Just about the only time you’ll see numbers on the tablature that don’t correspond with where you’ll fret is when you see a zero. When you see the zero, or “O” you should play that string in open position without fretting it, just like you would if you saw the O on a chord box. This enables you to form more complex sounds and give the piece much more body.
One more detail: If you see multiple frets numbered on the tab that line up vertically then you play those notes at the same time. The same goes for strings played in open position: Play them simultaneously if they’re stacked on top of each other on the tab. It’s as simple as that!
All in good time:
Let’s move on to timing. Unfortunately, timing is more difficult to gather from guitar tablature. Many tabs don’t specify timing at all, which will require you to listen to someone else’s rendition of the song and catch onto the rhythm by ear.
When people do write down the timing for guitar tablature, they often do it in different ways based on personal preference rather than adhering to a universal norm. So, your best bet is to listen to your favorite guitar songs and then practice until you get a feel for them yourself!
What about special symbols?
There are tons of songs out there that spice things up by pulling in other techniques such as slides and bends. These all have their own special symbols that show up accordingly in the tablature. While you shouldn’t let yourself get hung up on these too early on in your journey as a guitarist, here are a few that you’re likely to encounter as you progress:
Again: Beginner guitarists shouldn’t worry too much about these! If you run across them while you learn, simply familiarize yourself with them as they come and practice them when they appear.
So, what’s the difference between chord boxes and guitar tabs?
Now that you’ve nailed down the right numbering systems and gained some solid knowledge of guitar tabs, let’s break chord boxes down in more detail. A lot of beginners are eager to dive into music written for guitar but wind up confused if they don’t realize that chord boxes and guitar tabs are two different things!
Chord boxes enable you to familiarize yourself with the hand shapes you’ll use to form chords on the guitar and build a solid foundation for your music.
Let’s dive right in! Here is a basic chord box, or chord diagram, for a D Major chord:
You might already be able to get a vague idea of what this chord box is all about just by looking at it. If you compare it with your guitar, you’ll find that each of the six vertical lines in the diagram mirror the six strings on your instrument. As you saw in the first diagram, the horizontal lines represent the fret bars on your guitar, even though they might look a bit different packed so closely together.
The black dots over the strings in the diagram stand for the tip of each finger that you’ll use to press down the string so that it’s held against the right fret to create the proper sound. By the way, don’t forget how important it is to press the strings with the very tips of your fingers instead of with your flattened finger pads! Using only your fingertips will keep the notes nice and crisp.
The numbers at the bottom of the chord box sometimes trip up unwary beginners: Those numbers stand for your fingers, not for the guitar strings. That’s part of why learning the different numbering systems is so important! Remember that the numbers count away from your thumb, beginning with your pointer finger. So, to form the right hand shape for the D Major chord in the diagram, you’ll use your pointer, middle, and ring fingers.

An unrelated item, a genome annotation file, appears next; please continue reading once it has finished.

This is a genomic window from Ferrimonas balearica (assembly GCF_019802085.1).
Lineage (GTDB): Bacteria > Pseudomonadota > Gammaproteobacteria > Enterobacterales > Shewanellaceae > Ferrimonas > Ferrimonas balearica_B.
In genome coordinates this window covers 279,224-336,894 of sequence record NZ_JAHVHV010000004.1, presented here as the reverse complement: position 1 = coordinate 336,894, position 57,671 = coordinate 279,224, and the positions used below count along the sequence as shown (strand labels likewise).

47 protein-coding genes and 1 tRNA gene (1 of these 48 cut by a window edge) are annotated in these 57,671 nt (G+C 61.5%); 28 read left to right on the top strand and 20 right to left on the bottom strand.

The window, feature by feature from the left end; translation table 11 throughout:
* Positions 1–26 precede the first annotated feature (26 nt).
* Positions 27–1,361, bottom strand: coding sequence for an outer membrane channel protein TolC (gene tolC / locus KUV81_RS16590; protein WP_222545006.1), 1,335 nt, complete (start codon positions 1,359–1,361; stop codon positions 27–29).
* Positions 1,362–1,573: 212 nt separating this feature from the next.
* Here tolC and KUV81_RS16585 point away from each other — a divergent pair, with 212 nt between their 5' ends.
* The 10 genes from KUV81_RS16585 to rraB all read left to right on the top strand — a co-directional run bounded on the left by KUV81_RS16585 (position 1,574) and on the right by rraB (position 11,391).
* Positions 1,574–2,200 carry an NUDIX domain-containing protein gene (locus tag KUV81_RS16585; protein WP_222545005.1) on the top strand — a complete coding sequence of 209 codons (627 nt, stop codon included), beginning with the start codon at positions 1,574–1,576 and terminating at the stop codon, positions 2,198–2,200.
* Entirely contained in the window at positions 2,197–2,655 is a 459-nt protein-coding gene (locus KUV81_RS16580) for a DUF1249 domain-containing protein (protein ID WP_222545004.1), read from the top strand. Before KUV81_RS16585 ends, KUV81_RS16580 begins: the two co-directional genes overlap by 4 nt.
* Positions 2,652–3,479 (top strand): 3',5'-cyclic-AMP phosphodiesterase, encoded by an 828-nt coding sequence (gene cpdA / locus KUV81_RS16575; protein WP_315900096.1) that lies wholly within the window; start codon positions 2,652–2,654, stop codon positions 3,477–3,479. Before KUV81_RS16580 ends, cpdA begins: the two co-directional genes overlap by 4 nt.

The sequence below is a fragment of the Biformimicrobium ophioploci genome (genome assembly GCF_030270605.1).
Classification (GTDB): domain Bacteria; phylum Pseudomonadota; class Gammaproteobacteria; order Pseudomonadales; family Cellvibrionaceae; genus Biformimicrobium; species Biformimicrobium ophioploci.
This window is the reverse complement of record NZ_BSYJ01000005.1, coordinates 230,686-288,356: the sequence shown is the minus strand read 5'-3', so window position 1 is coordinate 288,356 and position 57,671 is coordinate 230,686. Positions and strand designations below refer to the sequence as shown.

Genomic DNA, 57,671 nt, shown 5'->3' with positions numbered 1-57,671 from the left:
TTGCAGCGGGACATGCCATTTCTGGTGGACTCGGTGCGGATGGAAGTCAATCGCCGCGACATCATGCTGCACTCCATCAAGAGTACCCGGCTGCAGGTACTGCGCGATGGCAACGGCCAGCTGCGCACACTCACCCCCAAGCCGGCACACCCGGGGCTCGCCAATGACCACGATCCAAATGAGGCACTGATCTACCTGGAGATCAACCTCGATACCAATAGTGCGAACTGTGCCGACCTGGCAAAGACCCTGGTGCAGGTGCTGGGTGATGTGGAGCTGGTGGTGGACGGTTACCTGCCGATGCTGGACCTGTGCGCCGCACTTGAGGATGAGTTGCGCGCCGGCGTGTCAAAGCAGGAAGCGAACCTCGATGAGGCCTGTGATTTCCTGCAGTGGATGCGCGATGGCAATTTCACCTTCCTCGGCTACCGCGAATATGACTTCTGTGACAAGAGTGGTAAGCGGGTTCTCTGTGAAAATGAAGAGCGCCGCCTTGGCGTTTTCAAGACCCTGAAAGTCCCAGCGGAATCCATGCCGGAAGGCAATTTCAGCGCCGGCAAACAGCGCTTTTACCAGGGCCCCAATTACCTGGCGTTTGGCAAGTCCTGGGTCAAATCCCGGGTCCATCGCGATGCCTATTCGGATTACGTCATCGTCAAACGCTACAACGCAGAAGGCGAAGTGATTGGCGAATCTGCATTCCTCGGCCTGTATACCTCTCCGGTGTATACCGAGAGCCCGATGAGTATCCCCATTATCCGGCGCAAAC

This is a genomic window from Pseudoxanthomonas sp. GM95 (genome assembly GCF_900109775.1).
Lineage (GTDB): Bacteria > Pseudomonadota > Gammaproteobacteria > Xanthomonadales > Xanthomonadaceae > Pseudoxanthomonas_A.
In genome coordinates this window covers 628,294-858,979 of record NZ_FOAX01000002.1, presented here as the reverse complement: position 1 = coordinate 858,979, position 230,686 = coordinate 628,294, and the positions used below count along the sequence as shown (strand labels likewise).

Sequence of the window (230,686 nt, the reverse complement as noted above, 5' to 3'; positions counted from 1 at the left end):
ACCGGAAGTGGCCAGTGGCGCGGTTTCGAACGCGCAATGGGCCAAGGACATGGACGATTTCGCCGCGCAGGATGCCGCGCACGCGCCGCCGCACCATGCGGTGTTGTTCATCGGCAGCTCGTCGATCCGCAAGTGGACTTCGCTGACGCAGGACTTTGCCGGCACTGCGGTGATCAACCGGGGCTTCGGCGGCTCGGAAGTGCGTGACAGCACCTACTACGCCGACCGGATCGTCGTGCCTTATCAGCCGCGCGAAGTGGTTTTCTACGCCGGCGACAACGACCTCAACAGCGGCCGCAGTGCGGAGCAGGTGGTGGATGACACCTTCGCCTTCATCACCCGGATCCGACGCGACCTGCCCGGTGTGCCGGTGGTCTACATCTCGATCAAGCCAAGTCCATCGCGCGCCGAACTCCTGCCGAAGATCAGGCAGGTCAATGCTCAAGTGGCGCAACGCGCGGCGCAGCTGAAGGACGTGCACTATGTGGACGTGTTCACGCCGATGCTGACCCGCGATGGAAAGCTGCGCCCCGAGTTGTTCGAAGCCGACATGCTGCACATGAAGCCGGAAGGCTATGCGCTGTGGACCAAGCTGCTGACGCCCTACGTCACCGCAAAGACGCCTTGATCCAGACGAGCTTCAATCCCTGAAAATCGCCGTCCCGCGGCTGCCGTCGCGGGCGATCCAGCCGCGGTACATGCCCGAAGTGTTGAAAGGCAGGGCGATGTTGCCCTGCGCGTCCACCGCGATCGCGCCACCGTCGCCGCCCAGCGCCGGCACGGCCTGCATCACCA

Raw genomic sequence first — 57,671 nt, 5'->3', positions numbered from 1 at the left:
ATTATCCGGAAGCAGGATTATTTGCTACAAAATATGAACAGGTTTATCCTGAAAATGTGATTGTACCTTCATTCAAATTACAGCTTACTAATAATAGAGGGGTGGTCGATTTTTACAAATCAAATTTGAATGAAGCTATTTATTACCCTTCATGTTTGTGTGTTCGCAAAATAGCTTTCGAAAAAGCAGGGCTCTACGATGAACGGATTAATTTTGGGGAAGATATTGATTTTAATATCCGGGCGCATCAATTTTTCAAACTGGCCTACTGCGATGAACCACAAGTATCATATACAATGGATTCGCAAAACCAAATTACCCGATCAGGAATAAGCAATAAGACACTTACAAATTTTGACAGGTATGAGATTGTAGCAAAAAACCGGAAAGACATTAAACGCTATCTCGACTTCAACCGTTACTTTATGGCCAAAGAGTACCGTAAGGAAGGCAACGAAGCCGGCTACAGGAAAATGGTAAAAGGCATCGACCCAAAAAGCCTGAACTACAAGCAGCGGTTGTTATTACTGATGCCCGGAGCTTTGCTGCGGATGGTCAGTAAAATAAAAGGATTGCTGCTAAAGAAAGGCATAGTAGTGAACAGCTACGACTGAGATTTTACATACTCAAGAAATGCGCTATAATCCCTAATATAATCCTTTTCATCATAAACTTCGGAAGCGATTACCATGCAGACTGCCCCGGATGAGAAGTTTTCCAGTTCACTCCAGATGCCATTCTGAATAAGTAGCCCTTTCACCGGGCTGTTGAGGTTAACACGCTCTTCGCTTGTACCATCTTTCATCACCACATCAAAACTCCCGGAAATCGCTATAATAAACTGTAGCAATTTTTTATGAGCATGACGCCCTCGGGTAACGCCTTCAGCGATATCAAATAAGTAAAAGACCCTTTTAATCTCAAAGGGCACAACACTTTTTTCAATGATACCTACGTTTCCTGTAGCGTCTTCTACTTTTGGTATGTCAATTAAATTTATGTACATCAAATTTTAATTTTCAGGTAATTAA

Now, if you direct your attention to the top of the chord box, there’s still more useful information packed into the diagram. Remember that the thicker bar at the top of the chord box signifies the guitar nut that braces the strings at the very top of the fretboard. When you see this, you know that the chord is played in “open position.” This implies that at least one of the strings will be left alone and lets you know that you’ll be playing the chord without a capo.
So, how do you know which strings to pick and which to let rest? Well, if you look at the top of the chord box to find the X and O markings, you’ll find out! If there’s an X above a particular string, then you won’t pick that string. Referring to the D Major chord as an example once more: The two X marks above the E and A strings indicate that you will not play them.
If there is an O or no marking at all, then you will use that string when you strum the chord. Traditionally, there is no O marking above a string that has a finger number in the diagram: if you’re fretting the string, then it’s implied that you’ll pick it to hear the sound that you’ve created!
If you’ve already encountered barre chords in your learning sessions, then you’ll be glad to know that it’s easy to spot these in chord boxes. All you have to look out for is the same finger number repeated across several strings in the diagram. This will generally be your first finger. Some people also include an arc over the box that sweeps over all strings to let you know straight away that you’re looking at a barre chord, just like in the F Major diagram below:
Guitar tabs and chord boxes aren’t as intimidating as they might seem to musicians who are just starting out! Familiarizing yourself with the details outlined here and taking advantage of great instructional videos like this one will give you all you need to get started. Refer back to the basics whenever you need to, but always remember that the best way to learn is by doing. Put in the time and work to practice diligently, and you’ll be on the road to a repertoire that includes all your favorites!